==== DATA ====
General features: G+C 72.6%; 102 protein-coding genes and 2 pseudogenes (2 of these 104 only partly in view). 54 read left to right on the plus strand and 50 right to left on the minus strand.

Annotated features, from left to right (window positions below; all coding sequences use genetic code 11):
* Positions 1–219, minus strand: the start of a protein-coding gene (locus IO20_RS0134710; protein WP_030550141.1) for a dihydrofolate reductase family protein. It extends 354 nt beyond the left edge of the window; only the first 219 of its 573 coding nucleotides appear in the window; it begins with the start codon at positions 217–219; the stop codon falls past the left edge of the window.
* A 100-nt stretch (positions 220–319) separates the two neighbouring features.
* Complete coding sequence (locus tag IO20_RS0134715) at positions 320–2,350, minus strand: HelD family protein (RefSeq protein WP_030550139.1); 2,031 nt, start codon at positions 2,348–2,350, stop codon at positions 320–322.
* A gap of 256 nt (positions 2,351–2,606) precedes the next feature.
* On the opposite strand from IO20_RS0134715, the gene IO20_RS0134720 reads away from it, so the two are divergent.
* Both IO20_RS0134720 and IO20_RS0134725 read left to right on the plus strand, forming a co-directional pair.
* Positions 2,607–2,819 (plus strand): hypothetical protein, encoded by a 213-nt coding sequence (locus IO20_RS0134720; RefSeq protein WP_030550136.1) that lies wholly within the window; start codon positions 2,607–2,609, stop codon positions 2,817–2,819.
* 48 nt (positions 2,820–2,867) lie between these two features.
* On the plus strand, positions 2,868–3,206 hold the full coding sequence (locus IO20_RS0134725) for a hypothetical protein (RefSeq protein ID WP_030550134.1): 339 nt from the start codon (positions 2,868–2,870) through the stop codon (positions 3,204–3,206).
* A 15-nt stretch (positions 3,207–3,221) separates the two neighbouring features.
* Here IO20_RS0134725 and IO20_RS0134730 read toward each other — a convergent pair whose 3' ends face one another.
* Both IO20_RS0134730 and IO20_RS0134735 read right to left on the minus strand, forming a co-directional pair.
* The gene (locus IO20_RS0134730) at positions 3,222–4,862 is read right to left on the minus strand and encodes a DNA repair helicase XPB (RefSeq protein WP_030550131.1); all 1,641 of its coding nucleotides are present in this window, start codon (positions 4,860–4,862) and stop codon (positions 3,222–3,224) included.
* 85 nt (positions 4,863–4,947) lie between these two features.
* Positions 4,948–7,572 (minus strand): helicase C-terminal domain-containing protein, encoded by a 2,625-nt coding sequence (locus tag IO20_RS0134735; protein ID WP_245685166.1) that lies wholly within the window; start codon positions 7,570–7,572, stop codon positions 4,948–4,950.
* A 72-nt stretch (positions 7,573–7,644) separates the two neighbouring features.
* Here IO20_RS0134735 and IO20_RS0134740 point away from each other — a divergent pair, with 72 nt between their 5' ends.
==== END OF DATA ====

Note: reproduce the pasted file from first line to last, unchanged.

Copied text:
General features: G+C 72.6%; 102 protein-coding genes and 2 pseudogenes (2 of these 104 only partly in view). 54 read left to right on the plus strand and 50 right to left on the minus strand.

Annotated features, from left to right (window positions below; all coding sequences use genetic code 11):
* Positions 1–219, minus strand: the start of a protein-coding gene (locus IO20_RS0134710; protein WP_030550141.1) for a dihydrofolate reductase family protein. It extends 354 nt beyond the left edge of the window; only the first 219 of its 573 coding nucleotides appear in the window; it begins with the start codon at positions 217–219; the stop codon falls past the left edge of the window.
* A 100-nt stretch (positions 220–319) separates the two neighbouring features.
* Complete coding sequence (locus tag IO20_RS0134715) at positions 320–2,350, minus strand: HelD family protein (RefSeq protein WP_030550139.1); 2,031 nt, start codon at positions 2,348–2,350, stop codon at positions 320–322.
* A gap of 256 nt (positions 2,351–2,606) precedes the next feature.
* On the opposite strand from IO20_RS0134715, the gene IO20_RS0134720 reads away from it, so the two are divergent.
* Both IO20_RS0134720 and IO20_RS0134725 read left to right on the plus strand, forming a co-directional pair.
* Positions 2,607–2,819 (plus strand): hypothetical protein, encoded by a 213-nt coding sequence (locus IO20_RS0134720; RefSeq protein WP_030550136.1) that lies wholly within the window; start codon positions 2,607–2,609, stop codon positions 2,817–2,819.
* 48 nt (positions 2,820–2,867) lie between these two features.
* On the plus strand, positions 2,868–3,206 hold the full coding sequence (locus IO20_RS0134725) for a hypothetical protein (RefSeq protein ID WP_030550134.1): 339 nt from the start codon (positions 2,868–2,870) through the stop codon (positions 3,204–3,206).
* A 15-nt stretch (positions 3,207–3,221) separates the two neighbouring features.
* Here IO20_RS0134725 and IO20_RS0134730 read toward each other — a convergent pair whose 3' ends face one another.
* Both IO20_RS0134730 and IO20_RS0134735 read right to left on the minus strand, forming a co-directional pair.
* The gene (locus IO20_RS0134730) at positions 3,222–4,862 is read right to left on the minus strand and encodes a DNA repair helicase XPB (RefSeq protein WP_030550131.1); all 1,641 of its coding nucleotides are present in this window, start codon (positions 4,860–4,862) and stop codon (positions 3,222–3,224) included.
* 85 nt (positions 4,863–4,947) lie between these two features.
* Positions 4,948–7,572 (minus strand): helicase C-terminal domain-containing protein, encoded by a 2,625-nt coding sequence (locus tag IO20_RS0134735; protein ID WP_245685166.1) that lies wholly within the window; start codon positions 7,570–7,572, stop codon positions 4,948–4,950.
* A 72-nt stretch (positions 7,573–7,644) separates the two neighbouring features.
* Here IO20_RS0134735 and IO20_RS0134740 point away from each other — a divergent pair, with 72 nt between their 5' ends.